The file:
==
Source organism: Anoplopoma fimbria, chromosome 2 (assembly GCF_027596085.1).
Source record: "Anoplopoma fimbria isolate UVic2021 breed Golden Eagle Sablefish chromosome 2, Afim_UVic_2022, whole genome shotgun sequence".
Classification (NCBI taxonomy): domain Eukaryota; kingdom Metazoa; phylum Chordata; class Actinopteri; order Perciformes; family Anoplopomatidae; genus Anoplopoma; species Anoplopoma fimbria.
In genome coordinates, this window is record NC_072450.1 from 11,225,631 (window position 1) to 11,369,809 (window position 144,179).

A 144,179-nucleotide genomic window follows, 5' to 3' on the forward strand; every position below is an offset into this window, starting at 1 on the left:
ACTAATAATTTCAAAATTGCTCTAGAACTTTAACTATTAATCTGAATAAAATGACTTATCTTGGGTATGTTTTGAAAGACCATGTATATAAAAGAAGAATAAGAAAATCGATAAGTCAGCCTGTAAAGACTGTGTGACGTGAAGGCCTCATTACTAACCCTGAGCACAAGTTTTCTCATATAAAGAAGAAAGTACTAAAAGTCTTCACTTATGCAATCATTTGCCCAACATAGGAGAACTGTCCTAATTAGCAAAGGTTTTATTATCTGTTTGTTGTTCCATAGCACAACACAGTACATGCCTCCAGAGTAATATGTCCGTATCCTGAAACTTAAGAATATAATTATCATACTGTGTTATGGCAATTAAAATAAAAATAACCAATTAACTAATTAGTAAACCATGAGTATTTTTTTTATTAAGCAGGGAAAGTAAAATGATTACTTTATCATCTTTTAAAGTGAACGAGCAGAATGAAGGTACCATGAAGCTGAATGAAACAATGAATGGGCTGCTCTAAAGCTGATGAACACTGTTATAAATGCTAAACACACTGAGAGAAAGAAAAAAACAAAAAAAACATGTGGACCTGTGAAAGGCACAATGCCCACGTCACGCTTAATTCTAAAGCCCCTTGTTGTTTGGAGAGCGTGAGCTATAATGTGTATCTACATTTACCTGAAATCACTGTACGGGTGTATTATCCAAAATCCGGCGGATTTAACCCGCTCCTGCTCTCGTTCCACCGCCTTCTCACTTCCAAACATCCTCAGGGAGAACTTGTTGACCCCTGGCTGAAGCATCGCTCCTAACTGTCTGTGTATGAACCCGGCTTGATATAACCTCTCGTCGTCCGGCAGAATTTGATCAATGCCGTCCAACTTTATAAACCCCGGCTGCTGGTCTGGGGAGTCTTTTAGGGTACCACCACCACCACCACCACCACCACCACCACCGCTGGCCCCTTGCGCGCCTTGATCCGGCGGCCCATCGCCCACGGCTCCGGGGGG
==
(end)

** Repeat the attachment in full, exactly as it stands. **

Source organism: Anoplopoma fimbria, chromosome 2 (assembly GCF_027596085.1).
Source record: "Anoplopoma fimbria isolate UVic2021 breed Golden Eagle Sablefish chromosome 2, Afim_UVic_2022, whole genome shotgun sequence".
Classification (NCBI taxonomy): domain Eukaryota; kingdom Metazoa; phylum Chordata; class Actinopteri; order Perciformes; family Anoplopomatidae; genus Anoplopoma; species Anoplopoma fimbria.
In genome coordinates, this window is record NC_072450.1 from 11,225,631 (window position 1) to 11,369,809 (window position 144,179).

A 144,179-nucleotide genomic window follows, 5' to 3' on the forward strand; every position below is an offset into this window, starting at 1 on the left:
ACTAATAATTTCAAAATTGCTCTAGAACTTTAACTATTAATCTGAATAAAATGACTTATCTTGGGTATGTTTTGAAAGACCATGTATATAAAAGAAGAATAAGAAAATCGATAAGTCAGCCTGTAAAGACTGTGTGACGTGAAGGCCTCATTACTAACCCTGAGCACAAGTTTTCTCATATAAAGAAGAAAGTACTAAAAGTCTTCACTTATGCAATCATTTGCCCAACATAGGAGAACTGTCCTAATTAGCAAAGGTTTTATTATCTGTTTGTTGTTCCATAGCACAACACAGTACATGCCTCCAGAGTAATATGTCCGTATCCTGAAACTTAAGAATATAATTATCATACTGTGTTATGGCAATTAAAATAAAAATAACCAATTAACTAATTAGTAAACCATGAGTATTTTTTTTATTAAGCAGGGAAAGTAAAATGATTACTTTATCATCTTTTAAAGTGAACGAGCAGAATGAAGGTACCATGAAGCTGAATGAAACAATGAATGGGCTGCTCTAAAGCTGATGAACACTGTTATAAATGCTAAACACACTGAGAGAAAGAAAAAAACAAAAAAAACATGTGGACCTGTGAAAGGCACAATGCCCACGTCACGCTTAATTCTAAAGCCCCTTGTTGTTTGGAGAGCGTGAGCTATAATGTGTATCTACATTTACCTGAAATCACTGTACGGGTGTATTATCCAAAATCCGGCGGATTTAACCCGCTCCTGCTCTCGTTCCACCGCCTTCTCACTTCCAAACATCCTCAGGGAGAACTTGTTGACCCCTGGCTGAAGCATCGCTCCTAACTGTCTGTGTATGAACCCGGCTTGATATAACCTCTCGTCGTCCGGCAGAATTTGATCAATGCCGTCCAACTTTATAAACCCCGGCTGCTGGTCTGGGGAGTCTTTTAGGGTACCACCACCACCACCACCACCACCACCACCACCGCTGGCCCCTTGCGCGCCTTGATCCGGCGGCCCATCGCCCACGGCTCCGGGGGG